Browsing: English Versions

Showing posts with label English Versions.

To say great things about Nina Simone is so cliché that it’s not even worth the trouble. Nina was amazing. In 1992, she moved to the south of France where she stayed until her death, in 2003. It is obvious in her work that she really loved both the music and the country. In 1965, she released an album that featured three French songs: Ne me quitte pas, by Jacques Brel, Tomorrow is my turn, an amazing version of L’amour c’est comme un jour and You’ve got to learn, both by Charles Aznavour. In 1987, her greatest hit My baby…

For some reason (no idea why), the French national anthem, the famous Marseillaise made an appearance on Twitter’s trending topics today in France. The subject reminded me of the great version by Serge Gainsbourg, a version that goes against all the bullshit of war and all the blood that drips out from this amazing song, leaving behind only the beauty of the melody. And, since the subject is La Marseillaise being transformed and reinterpreted by pop icons, here’s another very famous version of the song.

Gilbert Bécaud was and incredibly important figure in the history of French chanson. His nickname Monsieur 100 000 volts was due to his electric presence on stage – specially in his favorite venue: the Olympia, in Paris – the singer remained popular for 50 years and was responsible for great immortal songs that were know worldwide. Bécaud had some of his songs translated into English and was recorded by people from the first rank, like t Frank Sinatra, Nina Simone, Bob Dylan, Willie Nelson, Elvis Presley, Neil Diamond, Sonny and Cher, and James Brown. Not bad, right? His most famous…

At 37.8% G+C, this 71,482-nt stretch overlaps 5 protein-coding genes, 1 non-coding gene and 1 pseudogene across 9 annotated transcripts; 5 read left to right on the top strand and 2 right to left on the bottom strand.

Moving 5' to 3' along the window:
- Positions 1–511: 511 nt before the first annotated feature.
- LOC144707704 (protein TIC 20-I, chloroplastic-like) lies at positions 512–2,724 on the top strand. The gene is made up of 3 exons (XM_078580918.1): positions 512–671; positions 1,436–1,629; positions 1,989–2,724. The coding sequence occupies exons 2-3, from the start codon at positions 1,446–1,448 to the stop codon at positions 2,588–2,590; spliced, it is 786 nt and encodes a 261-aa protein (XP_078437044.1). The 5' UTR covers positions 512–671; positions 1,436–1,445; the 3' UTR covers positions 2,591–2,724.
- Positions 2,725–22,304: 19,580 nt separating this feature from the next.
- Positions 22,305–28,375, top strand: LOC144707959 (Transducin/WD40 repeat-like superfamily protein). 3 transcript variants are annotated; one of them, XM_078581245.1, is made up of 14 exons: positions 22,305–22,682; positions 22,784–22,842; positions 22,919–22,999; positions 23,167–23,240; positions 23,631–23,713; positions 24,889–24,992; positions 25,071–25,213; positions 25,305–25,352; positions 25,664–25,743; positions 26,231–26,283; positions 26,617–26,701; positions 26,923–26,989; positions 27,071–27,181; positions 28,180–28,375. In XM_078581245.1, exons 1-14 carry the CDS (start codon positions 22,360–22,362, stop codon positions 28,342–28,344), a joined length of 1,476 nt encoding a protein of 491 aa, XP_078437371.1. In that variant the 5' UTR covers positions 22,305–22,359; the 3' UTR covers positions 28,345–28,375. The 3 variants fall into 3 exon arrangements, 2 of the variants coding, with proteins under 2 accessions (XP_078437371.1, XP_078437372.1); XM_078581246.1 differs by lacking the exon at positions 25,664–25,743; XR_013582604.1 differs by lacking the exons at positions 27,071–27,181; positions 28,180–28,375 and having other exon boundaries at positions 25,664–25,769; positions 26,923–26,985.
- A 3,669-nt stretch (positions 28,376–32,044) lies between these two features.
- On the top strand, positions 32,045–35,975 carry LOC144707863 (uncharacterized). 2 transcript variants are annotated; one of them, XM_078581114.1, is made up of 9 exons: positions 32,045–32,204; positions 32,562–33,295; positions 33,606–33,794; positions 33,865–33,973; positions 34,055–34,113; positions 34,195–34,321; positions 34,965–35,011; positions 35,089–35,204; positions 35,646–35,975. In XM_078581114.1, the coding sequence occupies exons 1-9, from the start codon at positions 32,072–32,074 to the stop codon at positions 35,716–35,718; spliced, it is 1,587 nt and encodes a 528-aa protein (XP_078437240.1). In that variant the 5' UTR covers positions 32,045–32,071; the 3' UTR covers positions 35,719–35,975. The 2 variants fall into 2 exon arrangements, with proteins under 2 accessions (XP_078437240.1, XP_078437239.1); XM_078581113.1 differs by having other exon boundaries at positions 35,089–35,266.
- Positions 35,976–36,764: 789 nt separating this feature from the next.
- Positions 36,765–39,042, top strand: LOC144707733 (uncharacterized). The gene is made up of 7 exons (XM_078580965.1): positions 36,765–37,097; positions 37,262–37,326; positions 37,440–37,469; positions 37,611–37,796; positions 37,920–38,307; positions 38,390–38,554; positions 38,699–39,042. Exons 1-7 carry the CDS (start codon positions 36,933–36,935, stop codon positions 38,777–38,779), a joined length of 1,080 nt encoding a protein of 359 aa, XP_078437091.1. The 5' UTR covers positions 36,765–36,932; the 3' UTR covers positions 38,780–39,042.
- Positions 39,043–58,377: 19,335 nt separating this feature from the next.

Yesterday, Le Figaro published an article on the new generation of French singers pointing out the fact that, in 2011, the girls outshone the boys when it comes to French chanson. I couldn’t agree more. Out of all my favorite French male singers, only Thomas Dutronc released a new record this year and I wouldn’t call it exactly to-die-for. Vincent Delerm is in the business of making children’s music; Bénabar is not really getting me excited about his new album; Bensé doesn’t even updates the News section of his website since January 2010 and Dominique A has just announced he’s…

Jules Dassin was an American movie director and one of those artists that were forced to leave the U.S. because he was listed on the horrible Hollywood Blacklist created in the 50’s. In 1960, he wrote and directed the movie “Never on Sunday” and the theme song of the movie, originally sang in Greek, became a great hit worldwide after winning an Academy Award for Best Original Song in 1960. After that, the song was covered in English (by great girls like Petula Clark and The Chordettes), Italian, Spanish, Serbian, Croatian, Slovenian, German, Dutch and even Mandarin. The French version…

Very often people ask me why I chose this name for the blog and the reason is very simple: it’s the name of a classic French song. The original song is called “Sous le ciel the Paris” (which translates precisely as “Under Paris Skies) and was recorded by a lot of great people, like Édith Piaf and Yves Montand. Here are some of my favorite versions of it: